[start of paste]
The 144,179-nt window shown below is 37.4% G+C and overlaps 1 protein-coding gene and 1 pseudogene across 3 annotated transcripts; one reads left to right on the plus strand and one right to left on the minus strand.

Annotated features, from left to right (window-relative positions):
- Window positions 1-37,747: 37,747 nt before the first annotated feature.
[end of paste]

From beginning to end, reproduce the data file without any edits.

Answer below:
The 144,179-nt window shown below is 37.4% G+C and overlaps 1 protein-coding gene and 1 pseudogene across 3 annotated transcripts; one reads left to right on the plus strand and one right to left on the minus strand.

Annotated features, from left to right (window-relative positions):
- Window positions 1-37,747: 37,747 nt before the first annotated feature.